The Pau Costa Foundation (PCF) and its partners and network form the Wildfire Thematic node within our joint European Forest Risk Facility initiative. PCF called for a Forum meeting on Catalan Wildfire Research on November 6th 2018 in Barcelona. Since Catalonia´s wildfire community is always good for inspiration and pioneering approaches, we would like to share the results here with you.
During one intense and enriching day, the Forum gathered around 80 participants and 45 speakers, presenting and discussing about the ongoing research and management challenges in Catalonia and beyond. Practitioners and scientist from Catalonia exchanged actual scientific results and current needs.
The motivation of the Forum raises from a well-known gap in the collaboration framework between researchers and forest/fire managers. In fact, these two groups are closer than they have ever been in the last 20 years, yet there is not enough collaboration to have one single voice on wildfire challenges, needs and solutions to reach out efficiently to politicians and society. This is not only a regional or national challenge, but a global one that requires immediate attention by the communities. Events like the Forum on Catalan Wildfire research should be replicated in other regions with the same purpose.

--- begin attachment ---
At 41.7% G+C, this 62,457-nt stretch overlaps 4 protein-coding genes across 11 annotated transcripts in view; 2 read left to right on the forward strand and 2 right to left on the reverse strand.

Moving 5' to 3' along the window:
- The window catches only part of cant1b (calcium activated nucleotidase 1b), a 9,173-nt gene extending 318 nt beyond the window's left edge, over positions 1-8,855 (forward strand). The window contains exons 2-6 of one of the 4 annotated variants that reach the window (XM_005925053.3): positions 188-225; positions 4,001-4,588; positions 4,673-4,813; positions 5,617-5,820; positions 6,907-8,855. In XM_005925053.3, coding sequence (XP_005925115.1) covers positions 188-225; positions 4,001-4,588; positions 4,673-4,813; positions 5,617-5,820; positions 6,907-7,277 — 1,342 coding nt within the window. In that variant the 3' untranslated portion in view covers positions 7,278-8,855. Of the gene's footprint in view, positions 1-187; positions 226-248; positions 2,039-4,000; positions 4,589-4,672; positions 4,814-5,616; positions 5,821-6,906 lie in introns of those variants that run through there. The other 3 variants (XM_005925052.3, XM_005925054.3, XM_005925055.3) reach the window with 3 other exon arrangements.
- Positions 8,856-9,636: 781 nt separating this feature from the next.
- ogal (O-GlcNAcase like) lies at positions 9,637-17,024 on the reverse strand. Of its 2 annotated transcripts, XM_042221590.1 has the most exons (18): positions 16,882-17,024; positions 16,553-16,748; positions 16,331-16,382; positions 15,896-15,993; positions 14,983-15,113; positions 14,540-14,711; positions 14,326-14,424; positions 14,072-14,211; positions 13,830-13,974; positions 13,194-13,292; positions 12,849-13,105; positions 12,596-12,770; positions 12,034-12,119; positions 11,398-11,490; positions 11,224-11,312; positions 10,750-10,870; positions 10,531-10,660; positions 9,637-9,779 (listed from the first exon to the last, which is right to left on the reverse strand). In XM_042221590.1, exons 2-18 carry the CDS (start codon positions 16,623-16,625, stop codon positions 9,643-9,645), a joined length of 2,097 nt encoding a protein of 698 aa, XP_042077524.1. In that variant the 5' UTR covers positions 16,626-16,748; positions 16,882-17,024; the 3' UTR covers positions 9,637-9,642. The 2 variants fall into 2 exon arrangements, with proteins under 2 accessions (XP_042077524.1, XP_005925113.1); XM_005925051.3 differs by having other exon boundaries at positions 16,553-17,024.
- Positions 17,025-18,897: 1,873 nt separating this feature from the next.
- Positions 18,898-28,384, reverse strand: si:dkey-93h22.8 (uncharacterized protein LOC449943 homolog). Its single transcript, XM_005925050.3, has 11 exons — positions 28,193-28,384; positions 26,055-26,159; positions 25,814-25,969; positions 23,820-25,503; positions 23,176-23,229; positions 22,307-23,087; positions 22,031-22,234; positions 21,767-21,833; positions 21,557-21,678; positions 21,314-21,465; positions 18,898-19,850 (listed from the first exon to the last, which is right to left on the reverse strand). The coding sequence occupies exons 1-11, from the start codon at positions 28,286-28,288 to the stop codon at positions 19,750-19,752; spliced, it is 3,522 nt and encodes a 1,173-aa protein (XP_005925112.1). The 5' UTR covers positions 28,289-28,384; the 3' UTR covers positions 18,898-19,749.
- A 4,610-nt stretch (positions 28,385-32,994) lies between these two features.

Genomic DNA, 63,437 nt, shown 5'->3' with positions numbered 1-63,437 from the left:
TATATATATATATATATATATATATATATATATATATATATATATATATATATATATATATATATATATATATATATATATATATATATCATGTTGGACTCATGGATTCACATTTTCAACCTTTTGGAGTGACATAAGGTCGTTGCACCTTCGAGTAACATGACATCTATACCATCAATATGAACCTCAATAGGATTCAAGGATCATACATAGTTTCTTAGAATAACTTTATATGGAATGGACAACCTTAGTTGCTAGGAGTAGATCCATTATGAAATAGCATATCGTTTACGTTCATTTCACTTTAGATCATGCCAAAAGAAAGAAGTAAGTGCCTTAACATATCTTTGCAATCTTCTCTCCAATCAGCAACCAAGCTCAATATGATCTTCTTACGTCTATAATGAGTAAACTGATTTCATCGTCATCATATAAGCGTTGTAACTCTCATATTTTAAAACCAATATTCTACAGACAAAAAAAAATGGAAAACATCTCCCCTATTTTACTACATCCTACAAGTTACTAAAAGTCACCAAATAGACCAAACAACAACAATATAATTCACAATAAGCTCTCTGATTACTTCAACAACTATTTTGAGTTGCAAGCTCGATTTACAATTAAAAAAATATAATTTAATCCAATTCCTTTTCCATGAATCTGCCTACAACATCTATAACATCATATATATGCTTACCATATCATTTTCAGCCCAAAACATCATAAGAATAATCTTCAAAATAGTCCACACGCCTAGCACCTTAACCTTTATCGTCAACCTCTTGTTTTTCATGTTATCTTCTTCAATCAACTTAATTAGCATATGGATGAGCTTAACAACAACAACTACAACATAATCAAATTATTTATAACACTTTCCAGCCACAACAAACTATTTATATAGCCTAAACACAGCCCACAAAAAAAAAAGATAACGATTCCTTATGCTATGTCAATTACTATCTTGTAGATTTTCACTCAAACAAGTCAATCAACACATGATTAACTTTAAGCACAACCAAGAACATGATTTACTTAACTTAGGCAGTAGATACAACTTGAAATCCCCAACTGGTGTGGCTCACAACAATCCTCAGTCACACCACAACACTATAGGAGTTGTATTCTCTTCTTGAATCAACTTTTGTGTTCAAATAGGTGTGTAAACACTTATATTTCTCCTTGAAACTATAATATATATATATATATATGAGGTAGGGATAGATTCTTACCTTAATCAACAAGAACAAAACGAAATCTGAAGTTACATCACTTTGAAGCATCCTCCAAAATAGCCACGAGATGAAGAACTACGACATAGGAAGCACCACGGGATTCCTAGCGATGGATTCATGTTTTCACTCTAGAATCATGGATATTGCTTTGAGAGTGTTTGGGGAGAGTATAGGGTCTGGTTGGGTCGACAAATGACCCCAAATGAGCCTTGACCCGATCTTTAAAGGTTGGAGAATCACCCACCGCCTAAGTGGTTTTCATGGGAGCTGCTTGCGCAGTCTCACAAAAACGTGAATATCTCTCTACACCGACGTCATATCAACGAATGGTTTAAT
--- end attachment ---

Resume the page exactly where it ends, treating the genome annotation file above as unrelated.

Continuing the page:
From this meeting we have accomplished the eight key points that were drawn from the discussions. We have published them in our PCF blog. Furthermore, all presentations, videos and information about the participant research groups of the Forum are available in the Lessons on Fire.
If you have not yet registered, take this opportunity to engage and discover the wildfire community, where you will be able to share, discuss and get to know people from all around the world here here.
Neue Instrumente für den Waldbesitz in Nordrhein-Westfalen
Angesichts der Veränderungen, die sich aus Klimawandel, Digitalisierung und neuen gesellschaftlichen Ansprüchen ergeben, benötigt die Waldbewirtschaftung effektive IT-unterstützte Management-Instrumente. Im Rahmen der Veranstaltung “Waldbau und Waldbewirtschaftung im Klimawandel” stellt das Ministerium für Umwelt, Landwirtschaft, Natur- und Verbraucherschutz des Landes Nordrhein-Westfalen (MULNV) am Freitag, den 7. Dezember 2018 in Düsseldorf neue Hilfestellungen des Landes vor, mit denen der Waldbesitz auf die Herausforderungen reagieren kann: das Waldbaukonzept NRW, die landesweite forstliche Standortkarte und das neue Internetportal Waldinfo.NRW.
by Ted Wilson
The Annual Pro Silva Ireland forestry tour 2018 was heading towards Obernai, France where the French National Forest Office’s (ONF) silviculture trainer Marc-Etienne Wilhelm hosted the “Irish forestry invasion” for 3 days. A total of 27 members of Pro Silva Ireland participated in the tour, indicating the strength of interest in continuous cover forestry (CCF) among Irish foresters, forest ecologists and woodland owners at the present time.